These days, your kids' lemonade stand has a website with proper SEO customisation and a fully-integrated shopping cart. The monetisation of the net ~ massively increased when the money that never did trickle down ran out further in the 3D world with the GFC ~ made all of our website pages slick. Sometimes, when I'm tired and thinking cold and Boston isn't helping, I look at all of the shiny online personas and so many of them feel marketed, packaged, lopped off. I feel like people online have lost their levels of complexity, because of fear of whose eyes will be watching and judging. I may be sentimentalising the past a little strongly here, because really the net never felt completely safe, but these days, with so many more people on it and with what's happened politically and economically in the intervening period, we know it's not safe in a way we didn't then.
Our internet cherries were long ago popped and money is getting tighter. Those two aspects are reflected, I think, in the way we've all started 'sticking to message' more. Now we've all Googled ourselves and seen, despite our carefulness, how easily accessed we are, how the web is becoming more and more interlinked, how what we do in one place online can reflect back onto us in another place online, and right down into Monday morning at the water cooler. I don't really have a great deal of professional persona at stake, to be honest, but even I feel the pressure, the self-consciousness, even while it chafes and constrains. This blog, where I have talked so much about my malfunctions, is linked back to from Weekend Notes, with my full name, as does my Twitter account (and as would my Facebook account if I didn't find it so alternately overwhelming and irritating that I've removed myself now ~ again ~ for over half a year). How do I know that something here won't bite my bum in the future?
I don't. But I have consciously decided to refuse to be limited by that fear. The other part of me cringes.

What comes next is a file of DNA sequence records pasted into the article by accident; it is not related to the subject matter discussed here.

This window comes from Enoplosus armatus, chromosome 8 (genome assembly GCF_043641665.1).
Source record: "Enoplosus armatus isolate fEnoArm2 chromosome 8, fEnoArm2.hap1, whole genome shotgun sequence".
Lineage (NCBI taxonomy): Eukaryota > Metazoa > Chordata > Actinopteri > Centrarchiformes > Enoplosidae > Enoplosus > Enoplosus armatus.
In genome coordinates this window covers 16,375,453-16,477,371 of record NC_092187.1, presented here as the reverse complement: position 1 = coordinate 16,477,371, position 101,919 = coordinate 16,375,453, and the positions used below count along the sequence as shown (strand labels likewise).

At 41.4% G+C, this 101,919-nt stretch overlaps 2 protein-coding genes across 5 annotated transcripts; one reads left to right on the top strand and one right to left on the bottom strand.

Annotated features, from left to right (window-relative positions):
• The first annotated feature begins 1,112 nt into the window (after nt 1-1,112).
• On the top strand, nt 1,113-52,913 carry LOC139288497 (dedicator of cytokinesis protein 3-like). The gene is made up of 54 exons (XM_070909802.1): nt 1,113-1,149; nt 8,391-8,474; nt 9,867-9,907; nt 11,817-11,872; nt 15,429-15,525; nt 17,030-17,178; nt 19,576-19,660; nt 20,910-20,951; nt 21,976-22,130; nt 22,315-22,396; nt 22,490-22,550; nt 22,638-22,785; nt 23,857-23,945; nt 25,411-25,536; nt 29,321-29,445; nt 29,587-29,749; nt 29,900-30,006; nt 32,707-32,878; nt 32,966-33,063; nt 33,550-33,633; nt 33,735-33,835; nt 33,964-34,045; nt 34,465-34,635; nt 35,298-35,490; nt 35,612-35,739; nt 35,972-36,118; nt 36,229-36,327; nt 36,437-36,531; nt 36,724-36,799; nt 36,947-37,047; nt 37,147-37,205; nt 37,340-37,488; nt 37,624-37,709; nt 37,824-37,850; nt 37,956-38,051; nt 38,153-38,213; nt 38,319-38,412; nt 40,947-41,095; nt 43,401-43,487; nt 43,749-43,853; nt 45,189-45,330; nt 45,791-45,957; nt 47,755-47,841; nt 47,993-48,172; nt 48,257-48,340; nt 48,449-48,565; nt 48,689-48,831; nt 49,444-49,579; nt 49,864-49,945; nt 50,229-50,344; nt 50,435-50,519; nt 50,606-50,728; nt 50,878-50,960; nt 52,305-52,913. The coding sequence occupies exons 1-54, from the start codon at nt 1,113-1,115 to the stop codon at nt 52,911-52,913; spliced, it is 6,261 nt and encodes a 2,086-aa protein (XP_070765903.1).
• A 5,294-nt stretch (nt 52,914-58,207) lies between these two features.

It's understandable and sensible that now we know how far-reaching the internet's tentacles are that we will have cleaned up our online personas to prevent any harm to the selves that walk around in the world and earn our livings. Not so much for us now yearning, open-hearted keening into blog posts about our inner worlds, our struggles, our fears, our complexities, our contradictions. At least, not in our own names and with our own avatars. Or not without giving a thought to how it will appear if the boss happens to read it. Even if we have been greatly careful to ensure that our online confessional presences are shielded from our bosses, present and future, from affecting our careers, our shininess, we cannot be so ... ourselves, unselfconscious, online in the shiny new net.
I was doing some research a few weeks ago for a piece I was writing about professionalism, about how what is constituted as professional changes like our fashions. At the beginning of the Industrial Revolution, when people came off their farms and from their cottage industries and into the factories, the concept of gearing the beginning of your workday to when the big hand was on the 12 and the little hand on the 6 was anathemic. The newly-powerful mill owners had to start spinning the idea of punctuality as akin to professionalism for the workers to conform. Now, with the net so new but so much a part of our lives, I can't help wonder if it's not the new way that those with the bucks who pay us keep us held in line. Constraining us with our own selves, rather than with the clock.